Upload multiple response files for an Assignment activity in Moodle 1.9. What a time saver!


Totara LMS supports the work of Frankie Kam as he explores the many possibilities of Moodle for fun and to improve his college’s course site.

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Learning Outcome
At the end of this post, you will know how to enable multiple uploads of Moodle assignment response files.

This post is the companion post to my previous post on Moodlenews.com entitled “Download student assignment uploads for Moodle 1.9 in one fell swoop. What a time-saver!”. The work presented here is Teddy Aprilianto’s hack for Moodle 1.9’s Assignment activity.  Many thanks also to John Holmes of Jakarta International School, for sharing this with the Moodle community.

In my previous post, you might have noticed the curious-looking link named “Upload Response File”. See the red section in the image below.

What’s that all about? Well, the link allows you to upload one or more response files into the assignment feedback section of one or more students. Confused? Read on!

When you click that link, a fresh browser tab appears with some instructions.

Assume you have a Moodle user with the username studentscm.

You can then create a response file (in doc, docx, xls, xlsx, pdf, rtf, txt, png, gif, numbers or pages formats!) with comments typed inside it. The file is named as [MoodleUserName][underscore][filename].[extension] for example:


If you were to click on the light-blue button,

you could then upload the file named studentscm_file2.docx, and get this, the system will automatically (and almost magically) store that response file, in the correct location of studentscm’s assignment response folder within your Moodle server!

That specific location being

/moodledata/<course id>/moddata/assignment/<assignment instance id>/<Moodle user id>

which on my Moodle server, happens to be, for example,

So what’s the benefit of this then? Well, suppose you had 2 students who each had submitted three poems in Ms Word format (.docx) for a Moodle Assignment activity.  Assume also that you have edited each of their submitted Ms Word files with feedback and corrections inside each file. Then by using the “Upload Responses File” button, you could upload ALL 6 response files simultaneously!

A quick check on FileZilla, my favourite FTP client, shows that the files have indeed been stored, for Moodle user id 876, on the server here:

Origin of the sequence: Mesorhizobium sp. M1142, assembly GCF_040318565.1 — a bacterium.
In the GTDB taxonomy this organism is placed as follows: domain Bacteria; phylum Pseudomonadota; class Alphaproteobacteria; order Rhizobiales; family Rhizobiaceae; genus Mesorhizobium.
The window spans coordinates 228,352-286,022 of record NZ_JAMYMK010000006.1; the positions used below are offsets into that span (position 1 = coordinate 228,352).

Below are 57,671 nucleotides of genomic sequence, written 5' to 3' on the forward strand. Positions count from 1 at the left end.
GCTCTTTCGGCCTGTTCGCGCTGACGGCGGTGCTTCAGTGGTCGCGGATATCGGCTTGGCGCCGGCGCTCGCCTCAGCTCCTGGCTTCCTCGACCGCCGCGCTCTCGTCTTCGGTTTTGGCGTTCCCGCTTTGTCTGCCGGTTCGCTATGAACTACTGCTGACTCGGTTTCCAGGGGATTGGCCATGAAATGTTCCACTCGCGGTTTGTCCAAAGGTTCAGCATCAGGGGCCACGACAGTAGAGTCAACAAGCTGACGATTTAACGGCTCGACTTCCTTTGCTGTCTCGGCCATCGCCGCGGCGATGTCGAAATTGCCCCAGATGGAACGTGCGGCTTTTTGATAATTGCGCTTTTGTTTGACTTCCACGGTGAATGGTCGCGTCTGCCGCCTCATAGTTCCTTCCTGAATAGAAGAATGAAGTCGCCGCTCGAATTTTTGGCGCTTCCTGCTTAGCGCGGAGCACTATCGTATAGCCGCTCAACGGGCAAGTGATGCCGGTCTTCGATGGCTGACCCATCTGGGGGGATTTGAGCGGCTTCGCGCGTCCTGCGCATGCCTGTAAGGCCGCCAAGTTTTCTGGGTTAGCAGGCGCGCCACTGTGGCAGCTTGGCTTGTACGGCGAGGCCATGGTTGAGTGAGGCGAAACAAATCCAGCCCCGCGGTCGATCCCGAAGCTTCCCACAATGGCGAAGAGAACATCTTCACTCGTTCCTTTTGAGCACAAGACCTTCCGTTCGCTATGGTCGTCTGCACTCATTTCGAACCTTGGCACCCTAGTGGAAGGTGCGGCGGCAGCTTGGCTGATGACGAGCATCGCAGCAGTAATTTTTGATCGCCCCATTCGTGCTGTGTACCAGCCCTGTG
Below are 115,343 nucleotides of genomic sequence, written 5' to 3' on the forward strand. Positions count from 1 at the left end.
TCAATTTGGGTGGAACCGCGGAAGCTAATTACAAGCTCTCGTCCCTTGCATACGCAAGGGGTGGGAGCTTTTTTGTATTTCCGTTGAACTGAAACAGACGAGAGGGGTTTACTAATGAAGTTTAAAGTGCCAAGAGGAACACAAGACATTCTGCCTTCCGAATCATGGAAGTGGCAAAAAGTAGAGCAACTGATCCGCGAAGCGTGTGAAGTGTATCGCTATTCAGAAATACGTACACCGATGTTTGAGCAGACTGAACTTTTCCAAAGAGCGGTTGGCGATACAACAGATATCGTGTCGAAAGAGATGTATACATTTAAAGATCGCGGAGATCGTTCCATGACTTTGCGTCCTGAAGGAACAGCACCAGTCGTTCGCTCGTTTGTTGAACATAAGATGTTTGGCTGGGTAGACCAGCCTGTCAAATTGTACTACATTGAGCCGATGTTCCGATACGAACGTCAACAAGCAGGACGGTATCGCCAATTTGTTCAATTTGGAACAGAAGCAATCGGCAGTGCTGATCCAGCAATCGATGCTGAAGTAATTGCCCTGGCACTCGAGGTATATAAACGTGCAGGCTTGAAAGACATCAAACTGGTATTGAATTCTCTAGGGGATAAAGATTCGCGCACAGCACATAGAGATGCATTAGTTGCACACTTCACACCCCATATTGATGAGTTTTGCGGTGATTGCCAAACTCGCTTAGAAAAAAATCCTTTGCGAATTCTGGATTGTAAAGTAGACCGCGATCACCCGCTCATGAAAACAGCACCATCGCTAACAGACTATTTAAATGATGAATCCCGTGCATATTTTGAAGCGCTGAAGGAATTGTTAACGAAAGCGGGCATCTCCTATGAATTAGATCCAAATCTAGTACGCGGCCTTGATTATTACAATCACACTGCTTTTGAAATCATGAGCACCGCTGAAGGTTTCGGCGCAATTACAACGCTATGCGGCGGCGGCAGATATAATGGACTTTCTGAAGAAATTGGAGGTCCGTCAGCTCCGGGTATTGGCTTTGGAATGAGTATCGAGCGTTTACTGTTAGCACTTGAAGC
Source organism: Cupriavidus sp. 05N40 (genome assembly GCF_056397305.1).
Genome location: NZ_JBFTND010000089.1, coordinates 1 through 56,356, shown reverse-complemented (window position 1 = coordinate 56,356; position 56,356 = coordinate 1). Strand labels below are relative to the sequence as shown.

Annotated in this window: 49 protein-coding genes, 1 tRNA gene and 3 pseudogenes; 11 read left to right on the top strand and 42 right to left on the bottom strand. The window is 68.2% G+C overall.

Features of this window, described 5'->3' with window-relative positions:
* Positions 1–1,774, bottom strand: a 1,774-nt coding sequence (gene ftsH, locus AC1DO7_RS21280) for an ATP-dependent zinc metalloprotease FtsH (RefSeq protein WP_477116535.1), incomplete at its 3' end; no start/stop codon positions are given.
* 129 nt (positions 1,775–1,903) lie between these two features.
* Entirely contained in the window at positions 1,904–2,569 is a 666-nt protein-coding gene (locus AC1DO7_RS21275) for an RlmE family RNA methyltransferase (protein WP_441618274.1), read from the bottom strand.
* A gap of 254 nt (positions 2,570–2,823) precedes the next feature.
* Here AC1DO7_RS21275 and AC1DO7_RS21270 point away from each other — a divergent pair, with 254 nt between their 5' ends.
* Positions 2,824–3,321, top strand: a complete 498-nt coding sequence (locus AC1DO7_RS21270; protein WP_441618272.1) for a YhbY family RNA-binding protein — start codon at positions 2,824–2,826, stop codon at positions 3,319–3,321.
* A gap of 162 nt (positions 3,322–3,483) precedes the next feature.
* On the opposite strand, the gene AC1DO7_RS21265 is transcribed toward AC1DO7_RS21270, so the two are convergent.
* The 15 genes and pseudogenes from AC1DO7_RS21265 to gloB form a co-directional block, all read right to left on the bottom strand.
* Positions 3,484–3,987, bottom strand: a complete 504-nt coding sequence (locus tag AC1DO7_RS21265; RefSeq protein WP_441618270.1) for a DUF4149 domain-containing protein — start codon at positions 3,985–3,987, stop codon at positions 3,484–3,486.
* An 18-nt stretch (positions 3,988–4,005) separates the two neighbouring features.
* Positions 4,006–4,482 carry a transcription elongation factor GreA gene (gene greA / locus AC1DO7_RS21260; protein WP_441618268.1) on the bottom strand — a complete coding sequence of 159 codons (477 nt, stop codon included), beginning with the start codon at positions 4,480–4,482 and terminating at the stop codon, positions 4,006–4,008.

and for Moodle user id 906, here:

Let’s now check each student’s Assignment feedback window. For Moodle user id 876, we can see this:

and for Moodle user id 906,  this:

The red sections indicates the response files that were automatically uploaded by the system.  Now do you think that that’s a real time-saver? I do!

APPENDIX (let’s roll up our sleeves!)

How to setup the system for your Moodle server.

Make sure you read the installation instructions found inside the Google Docs link.  You can also read the same instructions here!

 Created a new Assignment activity.

Make sure that a course participant with the Moodle user name, for example, studentscm, has submitted an assignment. This is very important. If the Moodle user has not submitted

dating in nyc an assignment, he or she will not be able to access the response file.

Create a dummy response file named studentscm_file.docx on my Desktop.
6.  UPLOAD the response file  studentscm_file.docx by clicking on “Upload Response Files” link and button.
After you click the upload responses files link, look at URL address at the top of your Web Browser’s title bar. You will find something like this:


The variable c determines the courseid , var a determines assignment_instance_id , and var t determines teacher_id(but the teacher_id is generally not used)

7. Check the folder (for example!) /moodledata/2/moddata/assignment/101/876/responses

Again, in this example, 2 is the Moodle Course ID, 101 is the Assignment ID, and 876 is the particular Moodle student’s ID. lo and behold, you should be able to see the  stored file named me_file.docx file!

8. At the Assignment page, REFRESH your Web Browser. You should be able to see at least one “Update” status. Click the “Update” status. Do you now see a pop-up window displaying your response file that you uploaded into the system? If you do, then you should now be in Seventh Heaven because the hack is successfully working on your Moodle site! See below.

Congratulations. Well, that’s all from me. I’ve got to go and save the planet.

Until the next time and the next tip, HAPPY MOODLING!
Frankie Kam

Melaka, Malaysia


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